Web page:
This year, I reflected long and hard for my one-word battle cry for 2018. As I was sitting in meditation on the first Friday of the year, the word “vulnerable” came to me. Perhaps, it was because I started the year reading two Brene Brown books. But maybe it was because the end of 2017 was a vulnerable time for me. For the first time in my life, my blood pressure hit 160/90 on December 15th, one day before my parent’s 50th wedding anniversary. It was a shock for me, as I thought I had already regained my health after losing 25 pounds. But with hypertension on both sides of my family, high stress, and not getting enough rest it happened. My blood test results were normal, and my ECG showed I had a heart of an athlete. This means my exercise and food intake were on point, but not my stress.
My cardiologist said, “It’s bound to happened with both sides of your family with hypertension. It comes with age, too. You’re 42.” I was blaming myself for it. Then he said, “Accept it.” I reached out to Francis, my doctor friend in Singapore. He told me that I am now married to my maintenance medicine, what my dad calls a tiny tickle dose (only 8mg) to keep my blood pressure normal. Francis also told me to religiously check my blood pressure every single day. I took those lessons to heart. But December also came with a pain in my leg and muscle spasm in my neck and shoulder area. So with several doctor’s visits, x-rays and tests, I learned nothing feels more vulnerable than wearing a hospital gown. I still feel uncomfortable wearing one, but who knows maybe one day I will have the courage to rock it. I’m not yet there. But I’ve gained much respect for the power of vulnerability.
But I have made lifestyle changes too. I’ve given up coffee since December 15. I do like my cappuccino, and it has been my habit to write with coffee. So on some days, like that dreadful December 15, I had three cups of coffee. For over three months now, I have been without coffee. I’ve replaced it with Green Tea. I’ve paired writing with Genmaicha Tea. And, I’ve been calmer and less anxious with green tea. Green tea has ¼ the caffeine of coffee. I’ve also enforced a “No Tea after 3pm” rule. I don’t take anything with caffeine after 3pm so I don’t have any problems sleeping.
I’ve given up pork and beef, and eat mostly chicken, fish, and vegetables. I’ve reintroduced lean beef this week, as I find myself craving beef. But I haven’t touched fast food since December 15th. The only exception has been a soft-shell crab burger. No pizza. No fried chicken. No fries. I’ve become more mindful of my sodium, too.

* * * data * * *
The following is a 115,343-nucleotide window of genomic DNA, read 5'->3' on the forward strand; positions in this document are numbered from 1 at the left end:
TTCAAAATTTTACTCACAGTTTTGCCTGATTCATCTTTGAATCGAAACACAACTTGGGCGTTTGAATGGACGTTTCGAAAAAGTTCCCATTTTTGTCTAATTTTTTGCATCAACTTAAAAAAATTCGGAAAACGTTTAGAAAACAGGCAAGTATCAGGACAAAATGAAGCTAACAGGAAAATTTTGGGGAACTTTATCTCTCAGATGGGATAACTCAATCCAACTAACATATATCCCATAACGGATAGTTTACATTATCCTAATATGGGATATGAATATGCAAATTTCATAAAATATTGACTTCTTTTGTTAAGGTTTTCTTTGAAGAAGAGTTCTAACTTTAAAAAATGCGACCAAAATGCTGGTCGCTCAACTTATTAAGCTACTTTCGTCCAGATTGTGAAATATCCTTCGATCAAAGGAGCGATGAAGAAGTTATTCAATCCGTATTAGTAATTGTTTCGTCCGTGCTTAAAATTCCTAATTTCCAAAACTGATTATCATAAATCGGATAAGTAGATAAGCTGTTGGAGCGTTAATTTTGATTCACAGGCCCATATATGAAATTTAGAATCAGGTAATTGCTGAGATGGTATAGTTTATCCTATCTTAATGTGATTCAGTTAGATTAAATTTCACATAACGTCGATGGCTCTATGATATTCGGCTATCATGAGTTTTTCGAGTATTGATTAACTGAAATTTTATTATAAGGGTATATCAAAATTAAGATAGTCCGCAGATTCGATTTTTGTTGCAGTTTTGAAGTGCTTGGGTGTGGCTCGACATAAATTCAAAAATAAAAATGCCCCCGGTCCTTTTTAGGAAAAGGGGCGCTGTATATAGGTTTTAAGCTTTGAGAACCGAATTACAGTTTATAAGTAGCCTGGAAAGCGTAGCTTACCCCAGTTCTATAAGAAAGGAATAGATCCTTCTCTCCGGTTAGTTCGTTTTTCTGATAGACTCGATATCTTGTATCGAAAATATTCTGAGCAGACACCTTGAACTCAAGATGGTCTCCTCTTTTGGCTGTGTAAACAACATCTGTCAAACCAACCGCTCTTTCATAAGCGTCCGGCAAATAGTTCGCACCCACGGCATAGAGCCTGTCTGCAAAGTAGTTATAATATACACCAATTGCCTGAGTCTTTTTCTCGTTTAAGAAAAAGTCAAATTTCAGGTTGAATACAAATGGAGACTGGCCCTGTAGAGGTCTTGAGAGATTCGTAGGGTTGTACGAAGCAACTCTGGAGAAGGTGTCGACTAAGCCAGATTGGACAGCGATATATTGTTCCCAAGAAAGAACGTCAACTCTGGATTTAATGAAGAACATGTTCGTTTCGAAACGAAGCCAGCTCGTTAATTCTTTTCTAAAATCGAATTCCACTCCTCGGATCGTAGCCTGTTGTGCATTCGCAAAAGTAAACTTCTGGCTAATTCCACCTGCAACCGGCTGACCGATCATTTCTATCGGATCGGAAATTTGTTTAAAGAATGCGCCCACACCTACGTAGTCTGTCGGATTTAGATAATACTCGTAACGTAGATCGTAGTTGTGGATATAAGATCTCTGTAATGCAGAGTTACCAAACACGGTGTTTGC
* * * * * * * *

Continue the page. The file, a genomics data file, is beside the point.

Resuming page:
After many visits to doctors, plus the annual mammogram check up and OB-GYN visit and physical therapy sessions, I have become more familiar with waiting rooms and wearing hospital gowns. I’ve found myself talking to other patients (Yes, I’m an extrovert). But I also come accept how vulnerable we feel when it comes to our health. When it comes to pain and illness, there is no rich or poor. We are all human.
I’ve learned some practical things along the way:
- Create an organized file for your health records.
I learned this from my friend Kathie. Her mom is a hospital administrator. When Kathie’s dad got sick, she was shocked to discover a very organized and detailed clear file her mom kept of everything pertaining to her dad’s health. Every single health record was there. I took her cue. I bought a red clear file to put all my lab results, x-ray and test results, and even doctor’s prescriptions. I take detailed notes of my trips, of my interviews, even bank statements, but I have not been diligent about keeping details of my health until now.
- Jot down everything.
Note doctor’s visits, when was the first day of your last period (God knows they ask this so often before doing an x-ray), and your daily blood pressure. This will help you give more detailed facts to your doctors, and help them get a clearer picture. Record when you pain and what it feels like.
- Be a student of your own body.
Become mindful of how you feel. Notice aches and pains. Notice how you react to medicines or certain exercises. No one will know how you feel more than you do. Become alert of changes in your body. Become an expert of your body.